Scientists have spent years researching the relationship between melatonin and PMS, helping women to understand how this hormone can relieve uncomfortable symptoms. Understanding how this hormone works and how you can regulate your sleep and wake cycle while also reducing symptoms of PMS can go a long way in improving your overall well-being.
What is Melatonin?
Melatonin is a hormone that also acts as a neurotransmitter. This hormone is primarily produced by the pea-sized pineal gland, located just above the middle of the brain. However, melatonin is also made in smaller amounts in other organs in the body.
Melatonin is best known for its role in supporting the body’s natural circadian rhythm. The circadian rhythm regulates your sleep and wake cycles, prompting you to feel alert and full of energy in the morning and to become tired in the evening. The amount of melatonin increases in the evening and nighttime hours, sending the signal to your body that it is time to go to bed.
Conversely, the level of this hormone plummets in the morning so that your body can begin to wake up. The amount of melatonin that your body produces is largely dependent on the amount of light that you are exposed to each day and at what time. Individuals who experience disrupted sleep cycles also often have erratic levels of melatonin production.
Health Benefits Associated With Melatonin
In addition to the widely recognized sleep benefits of melatonin, there are a number of other health advantages that this hormone can provide. Because of its powerful antioxidant composition, melatonin can be instrumental in supporting immune function, improving heart health, boosting gut health and protecting against mental health disorders such as Alzheimer’s and Parkinson’s disease.
In addition, producing optimal amounts of melatonin may also help in the management of chronic pain, improve insulin function to reduce the risk of type 2 diabetes, help to prevent and treat migraines and support good eye health.
Relationship Between Melatonin and PMS
Many women understand too well the often debilitating effects of PMS. This common disorder, brought on by the menstrual cycle, can lead to feelings of sadness, anxiety, irritability and increased tension in the body. PMS can also cause a cornucopia of physical maladies, including cramping, bloating, headaches and more.
In addition to the many emotional and physical symptoms of PMS, approximately 70 percent of women also report experiencing insomnia during this time of their menstrual cycle. This generally manifests in a difficulty falling asleep and staying asleep. Some women complain that the quality of their sleep is greatly disturbed when experiencing PMS, leading to fatigue and lack of energy throughout the day. This general tiredness, in turn, can contribute to a dangerous cycle of sadness and irritability.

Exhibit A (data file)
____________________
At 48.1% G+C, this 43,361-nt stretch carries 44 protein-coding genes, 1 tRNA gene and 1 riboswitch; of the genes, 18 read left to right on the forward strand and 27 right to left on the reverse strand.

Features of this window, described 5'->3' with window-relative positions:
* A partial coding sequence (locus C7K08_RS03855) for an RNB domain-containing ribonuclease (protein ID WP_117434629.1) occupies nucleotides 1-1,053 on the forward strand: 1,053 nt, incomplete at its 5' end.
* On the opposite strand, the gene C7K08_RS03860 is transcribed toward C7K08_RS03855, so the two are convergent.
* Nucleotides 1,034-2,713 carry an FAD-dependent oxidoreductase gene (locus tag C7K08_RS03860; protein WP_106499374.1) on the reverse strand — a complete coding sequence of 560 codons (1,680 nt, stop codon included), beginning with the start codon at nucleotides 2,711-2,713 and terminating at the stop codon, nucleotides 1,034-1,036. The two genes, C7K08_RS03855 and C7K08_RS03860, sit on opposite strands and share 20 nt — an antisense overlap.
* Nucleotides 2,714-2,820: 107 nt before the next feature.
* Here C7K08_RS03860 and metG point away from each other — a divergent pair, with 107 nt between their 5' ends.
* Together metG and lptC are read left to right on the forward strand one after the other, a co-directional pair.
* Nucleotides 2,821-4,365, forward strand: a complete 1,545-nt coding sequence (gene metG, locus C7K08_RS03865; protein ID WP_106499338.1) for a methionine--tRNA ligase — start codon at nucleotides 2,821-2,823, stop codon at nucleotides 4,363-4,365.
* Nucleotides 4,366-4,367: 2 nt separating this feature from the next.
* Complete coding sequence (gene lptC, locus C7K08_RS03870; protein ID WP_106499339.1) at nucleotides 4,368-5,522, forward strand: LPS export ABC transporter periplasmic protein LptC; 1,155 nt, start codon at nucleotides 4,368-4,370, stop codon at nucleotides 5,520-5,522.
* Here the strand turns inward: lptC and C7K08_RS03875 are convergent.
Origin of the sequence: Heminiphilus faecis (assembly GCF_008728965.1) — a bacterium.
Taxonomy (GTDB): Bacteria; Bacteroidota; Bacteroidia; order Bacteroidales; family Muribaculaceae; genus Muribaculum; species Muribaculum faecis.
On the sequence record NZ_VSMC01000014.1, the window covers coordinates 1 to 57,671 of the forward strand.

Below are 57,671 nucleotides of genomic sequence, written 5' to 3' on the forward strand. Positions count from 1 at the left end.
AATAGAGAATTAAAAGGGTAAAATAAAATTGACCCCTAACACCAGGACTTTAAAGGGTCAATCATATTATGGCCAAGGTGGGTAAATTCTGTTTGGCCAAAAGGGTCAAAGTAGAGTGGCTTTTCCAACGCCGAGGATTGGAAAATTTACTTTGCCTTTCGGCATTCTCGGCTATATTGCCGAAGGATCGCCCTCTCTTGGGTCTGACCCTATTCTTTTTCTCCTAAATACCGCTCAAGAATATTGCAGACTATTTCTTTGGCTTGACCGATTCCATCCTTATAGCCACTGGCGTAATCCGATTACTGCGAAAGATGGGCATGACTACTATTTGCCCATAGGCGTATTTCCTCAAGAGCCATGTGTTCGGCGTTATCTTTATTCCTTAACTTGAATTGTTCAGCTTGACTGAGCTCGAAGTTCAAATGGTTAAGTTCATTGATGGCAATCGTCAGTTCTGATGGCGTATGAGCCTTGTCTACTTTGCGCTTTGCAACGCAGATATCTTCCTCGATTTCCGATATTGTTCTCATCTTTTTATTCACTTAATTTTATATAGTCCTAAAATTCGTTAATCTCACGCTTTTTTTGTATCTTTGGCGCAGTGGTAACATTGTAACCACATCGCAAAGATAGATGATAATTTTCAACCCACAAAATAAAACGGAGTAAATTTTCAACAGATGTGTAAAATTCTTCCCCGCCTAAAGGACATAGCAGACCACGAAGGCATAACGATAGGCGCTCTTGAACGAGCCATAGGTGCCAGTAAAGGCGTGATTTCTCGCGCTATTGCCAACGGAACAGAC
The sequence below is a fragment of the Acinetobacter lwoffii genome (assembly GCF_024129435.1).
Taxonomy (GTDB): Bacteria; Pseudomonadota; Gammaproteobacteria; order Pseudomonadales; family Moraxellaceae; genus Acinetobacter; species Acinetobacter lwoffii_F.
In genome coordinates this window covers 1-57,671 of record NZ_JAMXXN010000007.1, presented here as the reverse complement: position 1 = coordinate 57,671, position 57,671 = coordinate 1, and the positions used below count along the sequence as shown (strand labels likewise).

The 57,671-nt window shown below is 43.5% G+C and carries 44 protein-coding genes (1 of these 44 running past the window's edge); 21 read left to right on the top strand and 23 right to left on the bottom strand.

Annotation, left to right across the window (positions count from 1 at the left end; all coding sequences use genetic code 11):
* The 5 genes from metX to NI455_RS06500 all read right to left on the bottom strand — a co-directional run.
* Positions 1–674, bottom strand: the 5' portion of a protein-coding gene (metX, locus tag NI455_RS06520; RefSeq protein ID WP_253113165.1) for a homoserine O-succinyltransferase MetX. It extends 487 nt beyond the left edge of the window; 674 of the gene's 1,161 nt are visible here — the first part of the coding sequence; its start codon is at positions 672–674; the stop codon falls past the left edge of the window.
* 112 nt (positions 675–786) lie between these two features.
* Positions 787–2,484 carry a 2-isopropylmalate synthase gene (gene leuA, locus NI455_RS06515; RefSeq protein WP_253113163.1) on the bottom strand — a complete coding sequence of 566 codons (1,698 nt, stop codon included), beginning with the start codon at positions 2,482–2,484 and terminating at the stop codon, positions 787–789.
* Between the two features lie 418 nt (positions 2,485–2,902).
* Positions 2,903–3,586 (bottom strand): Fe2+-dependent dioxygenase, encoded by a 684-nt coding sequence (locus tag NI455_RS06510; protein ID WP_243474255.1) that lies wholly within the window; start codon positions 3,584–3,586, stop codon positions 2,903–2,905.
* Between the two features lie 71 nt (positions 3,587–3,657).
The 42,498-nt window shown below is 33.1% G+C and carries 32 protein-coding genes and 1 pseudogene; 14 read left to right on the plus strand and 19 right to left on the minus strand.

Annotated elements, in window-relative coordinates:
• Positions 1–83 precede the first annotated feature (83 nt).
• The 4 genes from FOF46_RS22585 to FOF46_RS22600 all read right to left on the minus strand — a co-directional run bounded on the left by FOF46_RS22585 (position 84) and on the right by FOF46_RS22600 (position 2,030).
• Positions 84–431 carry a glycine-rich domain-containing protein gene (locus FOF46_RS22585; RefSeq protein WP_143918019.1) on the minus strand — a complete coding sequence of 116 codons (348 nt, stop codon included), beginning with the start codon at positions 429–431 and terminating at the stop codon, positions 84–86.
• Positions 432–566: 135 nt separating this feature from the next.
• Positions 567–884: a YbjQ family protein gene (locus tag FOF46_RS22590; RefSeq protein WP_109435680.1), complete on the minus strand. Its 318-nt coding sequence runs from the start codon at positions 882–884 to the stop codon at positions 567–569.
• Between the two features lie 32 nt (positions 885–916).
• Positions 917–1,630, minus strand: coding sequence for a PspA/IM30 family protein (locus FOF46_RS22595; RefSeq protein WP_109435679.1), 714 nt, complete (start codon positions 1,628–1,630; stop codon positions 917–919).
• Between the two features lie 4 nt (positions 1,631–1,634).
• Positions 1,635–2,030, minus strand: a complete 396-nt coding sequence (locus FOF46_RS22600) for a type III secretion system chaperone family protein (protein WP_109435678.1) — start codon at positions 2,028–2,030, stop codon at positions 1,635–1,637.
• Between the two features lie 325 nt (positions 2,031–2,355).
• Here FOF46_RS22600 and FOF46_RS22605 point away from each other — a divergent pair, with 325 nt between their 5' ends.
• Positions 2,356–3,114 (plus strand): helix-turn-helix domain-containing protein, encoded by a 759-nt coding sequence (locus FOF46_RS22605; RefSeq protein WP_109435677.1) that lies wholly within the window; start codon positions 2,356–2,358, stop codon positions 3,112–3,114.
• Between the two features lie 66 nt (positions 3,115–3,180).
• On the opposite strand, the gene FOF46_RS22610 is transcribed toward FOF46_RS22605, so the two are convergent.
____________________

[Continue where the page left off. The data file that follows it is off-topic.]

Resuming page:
Many studies have demonstrated how melatonin levels fluctuate during the different stages of a woman’s menstrual cycle. Without the proper melatonin levels, a woman is more likely to suffer from insomnia. This is because many women who suffer from PMS also experience a lower level of melatonin in the nighttime hours, disrupting their ability to catch some zzz’s.
This research has important implications for the treatment of specific PMS symptoms such as insomnia. By targeting the levels of melatonin specifically, women may be able to lessen the effects that their menstrual cycle has on their ability to get a good night’s sleep.
How to Boost Melatonin
Many people have found great success in regulating their melatonin levels through the use of supplements. A melatonin supplement is non-habit forming, helping you to regulate the sleep cycles so that you feel rested when you wake each morning.
While supplements are the most common way to boost melatonin levels, you can also focus on eating a diet that is rich in foods containing this hormone. Good choices include turkey, chicken, tart cherries, tomatoes, olives, pomegranates, asparagus, pineapple, bananas, oranges, grains, nuts and seeds.
Foods that are rich in the amino acid tryptophan have also been shown to support the body’s production and delivery of melatonin. These foods include turkey, eggs, salmon, tuna, chickpeas, oats, potatoes and bananas. Lastly, foods containing vitamin B6 also aid in the production of melatonin. This makes it important to eat plenty of avocados, grains, beans and lean meat.
Boosting your melatonin levels can have a profound impact on the presence and severity of PMS symptoms. You owe it to both your physical and mental health to take every step to alleviate these symptoms so that you sleep better and feel your best.